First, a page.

We live in a world that in many ways is growing more challenging by the day. Solving complex problems is no longer only about brainpower. It’s also about orchestrating high-speed, high-quality decisions between and among people so they can sense, absorb and think—in real time—as a group.
That’s the view of David Benjamin and David Komlos, authors of Cracking Complexity: The Breakthrough Formula for Solving Just About Anything Fast.
In a continuation of my conversation with them (see “Wouldn’t You Like To Solve Just About Anything Fast?”), Benjamin and Komlos offer ideas on how leaders and their organizations can improve their problem-solving skills.
Rodger Dean Duncan: You suggest that, to address a challenge, it’s typically better to assemble a group of in-house people than to bring in outside “experts.” Why?
David Komlos: To successfully address big challenges, you must match the complexity with a diversity of talent comprised of both in-house people and external experts and stakeholders. Depending on the challenge, 70% to 100% of those convened should be internal to the organization. They are the ones who will ultimately need to execute, so you want them playing central roles in co-creating solutions. The most common mistake is to either wholly outsource the thinking to experts and consultants or, on the other hand, to do the solving solely with internal talent when you should have filled important gaps in expertise or perspective by including a few outsiders. Neither approach can match the many dimensions of these challenges. Special-purpose groups intentionally skewed to internal representation give you the best of both worlds—internal knowledge, experience, relationship, influence, and ability to execute, all informed, challenged, and supported by external expertise and perspective.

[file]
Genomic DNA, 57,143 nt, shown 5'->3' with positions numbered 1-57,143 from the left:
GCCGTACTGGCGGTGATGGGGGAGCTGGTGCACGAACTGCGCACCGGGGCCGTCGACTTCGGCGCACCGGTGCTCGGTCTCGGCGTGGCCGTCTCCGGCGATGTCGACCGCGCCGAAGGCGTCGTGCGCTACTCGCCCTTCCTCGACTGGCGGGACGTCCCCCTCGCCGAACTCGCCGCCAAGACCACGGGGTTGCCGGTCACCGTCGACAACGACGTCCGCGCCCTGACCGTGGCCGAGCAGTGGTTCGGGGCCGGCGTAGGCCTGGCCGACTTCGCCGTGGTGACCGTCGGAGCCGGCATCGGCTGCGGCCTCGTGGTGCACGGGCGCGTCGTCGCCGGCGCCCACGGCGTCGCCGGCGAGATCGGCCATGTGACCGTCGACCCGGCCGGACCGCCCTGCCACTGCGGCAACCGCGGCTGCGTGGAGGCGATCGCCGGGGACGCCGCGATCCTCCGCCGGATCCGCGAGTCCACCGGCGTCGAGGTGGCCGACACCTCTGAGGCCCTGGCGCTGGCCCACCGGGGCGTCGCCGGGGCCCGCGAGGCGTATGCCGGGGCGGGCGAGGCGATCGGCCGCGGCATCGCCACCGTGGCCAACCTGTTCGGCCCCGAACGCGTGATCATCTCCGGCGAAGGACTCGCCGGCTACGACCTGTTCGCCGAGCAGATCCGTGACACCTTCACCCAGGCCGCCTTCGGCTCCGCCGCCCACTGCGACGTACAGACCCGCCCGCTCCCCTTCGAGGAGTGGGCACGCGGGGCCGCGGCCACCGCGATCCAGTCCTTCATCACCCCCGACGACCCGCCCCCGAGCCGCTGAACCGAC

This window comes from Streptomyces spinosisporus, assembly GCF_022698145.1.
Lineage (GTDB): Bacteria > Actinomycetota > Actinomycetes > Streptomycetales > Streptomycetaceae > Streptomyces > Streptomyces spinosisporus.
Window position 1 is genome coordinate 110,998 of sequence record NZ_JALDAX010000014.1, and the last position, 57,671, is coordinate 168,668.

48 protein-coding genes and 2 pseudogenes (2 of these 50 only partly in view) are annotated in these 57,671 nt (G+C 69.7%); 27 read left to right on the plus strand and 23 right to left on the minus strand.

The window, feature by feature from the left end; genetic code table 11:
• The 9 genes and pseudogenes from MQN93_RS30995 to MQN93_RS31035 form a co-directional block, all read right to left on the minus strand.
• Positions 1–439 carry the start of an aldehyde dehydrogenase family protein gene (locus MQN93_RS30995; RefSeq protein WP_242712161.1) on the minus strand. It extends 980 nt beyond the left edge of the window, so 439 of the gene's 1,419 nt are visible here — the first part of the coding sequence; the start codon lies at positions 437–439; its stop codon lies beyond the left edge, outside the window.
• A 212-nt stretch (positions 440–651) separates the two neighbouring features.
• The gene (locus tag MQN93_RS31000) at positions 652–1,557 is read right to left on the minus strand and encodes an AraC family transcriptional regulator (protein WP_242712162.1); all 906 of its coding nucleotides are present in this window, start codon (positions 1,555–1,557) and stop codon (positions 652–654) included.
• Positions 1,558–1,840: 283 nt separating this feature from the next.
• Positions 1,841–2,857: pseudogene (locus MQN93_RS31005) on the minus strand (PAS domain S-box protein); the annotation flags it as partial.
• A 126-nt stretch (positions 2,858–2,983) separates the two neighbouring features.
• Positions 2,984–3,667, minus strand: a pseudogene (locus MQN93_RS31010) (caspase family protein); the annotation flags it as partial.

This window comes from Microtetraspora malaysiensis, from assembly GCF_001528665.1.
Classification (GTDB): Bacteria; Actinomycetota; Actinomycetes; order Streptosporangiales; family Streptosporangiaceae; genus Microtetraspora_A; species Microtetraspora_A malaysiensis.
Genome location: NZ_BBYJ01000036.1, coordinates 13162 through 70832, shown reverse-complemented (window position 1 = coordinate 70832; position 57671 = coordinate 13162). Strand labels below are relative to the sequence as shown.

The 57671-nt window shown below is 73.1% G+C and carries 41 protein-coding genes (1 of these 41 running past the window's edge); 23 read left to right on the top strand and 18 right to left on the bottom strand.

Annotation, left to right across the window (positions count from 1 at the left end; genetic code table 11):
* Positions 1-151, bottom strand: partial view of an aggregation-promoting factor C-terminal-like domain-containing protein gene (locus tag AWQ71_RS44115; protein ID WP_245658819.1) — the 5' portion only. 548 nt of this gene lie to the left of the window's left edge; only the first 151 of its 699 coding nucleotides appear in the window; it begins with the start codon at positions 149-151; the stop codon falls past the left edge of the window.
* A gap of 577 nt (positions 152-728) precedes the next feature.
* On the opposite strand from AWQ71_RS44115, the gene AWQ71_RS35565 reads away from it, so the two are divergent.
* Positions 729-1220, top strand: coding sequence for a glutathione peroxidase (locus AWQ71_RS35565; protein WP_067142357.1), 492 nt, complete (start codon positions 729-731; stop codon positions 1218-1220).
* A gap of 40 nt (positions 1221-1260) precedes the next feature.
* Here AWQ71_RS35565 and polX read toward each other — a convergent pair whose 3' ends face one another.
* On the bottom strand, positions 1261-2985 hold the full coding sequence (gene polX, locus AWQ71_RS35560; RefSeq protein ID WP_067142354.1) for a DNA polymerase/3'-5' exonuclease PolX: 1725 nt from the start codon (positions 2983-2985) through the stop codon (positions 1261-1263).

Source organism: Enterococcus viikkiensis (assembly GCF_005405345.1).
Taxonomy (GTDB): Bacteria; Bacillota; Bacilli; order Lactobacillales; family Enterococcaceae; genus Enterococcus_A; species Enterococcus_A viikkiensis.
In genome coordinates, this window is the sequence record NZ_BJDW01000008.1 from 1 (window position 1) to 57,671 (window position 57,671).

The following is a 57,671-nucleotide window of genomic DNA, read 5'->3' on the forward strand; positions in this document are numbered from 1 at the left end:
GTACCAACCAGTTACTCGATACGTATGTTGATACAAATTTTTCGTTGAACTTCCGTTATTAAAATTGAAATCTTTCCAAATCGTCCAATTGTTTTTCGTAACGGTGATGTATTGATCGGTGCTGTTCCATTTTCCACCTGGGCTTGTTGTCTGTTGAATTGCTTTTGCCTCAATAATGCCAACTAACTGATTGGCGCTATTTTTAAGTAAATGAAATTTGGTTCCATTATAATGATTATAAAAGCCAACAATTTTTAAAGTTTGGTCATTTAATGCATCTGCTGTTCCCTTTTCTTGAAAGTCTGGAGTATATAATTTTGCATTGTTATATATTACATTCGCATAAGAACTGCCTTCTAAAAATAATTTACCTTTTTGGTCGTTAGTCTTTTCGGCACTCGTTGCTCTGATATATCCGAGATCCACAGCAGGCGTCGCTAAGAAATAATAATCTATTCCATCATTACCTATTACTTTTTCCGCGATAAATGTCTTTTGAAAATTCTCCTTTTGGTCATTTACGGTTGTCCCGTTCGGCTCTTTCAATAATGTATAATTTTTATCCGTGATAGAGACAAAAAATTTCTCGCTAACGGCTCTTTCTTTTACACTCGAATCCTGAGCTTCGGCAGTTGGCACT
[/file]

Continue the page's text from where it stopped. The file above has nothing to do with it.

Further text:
Duncan: What criteria should be used in mobilizing the kind of in-house team you recommend?
David Benjamin: The term “requisite variety” best sums up whom you’re looking to convene in order to solve a complex problem—the necessary and sufficient variety of people to match the variety of the problem. Think through—
1. The map of your organization. This covers your in-house operations, geographies, hierarchical levels, its supply chain and key partnerships, its field personnel, and its markets. Specifically, in the context of the challenge, it also includes those directly impacted by the challenge, those with relevant experiences or specialist know-how, and those who will ultimately own and execute solutions. Think of these as zones that might need to be covered in the composition of the team.
2. The human beings who make up the team—their personalities, thinking styles, demographics, attitudes, stake, histories, specialty knowledge, authority and influence. These are the characteristics to cover.
Be selective about the zones and the characteristics that you prioritize for coverage in your group, and in how you seek out specific individuals who collectively cover those aspects as efficiently as possible.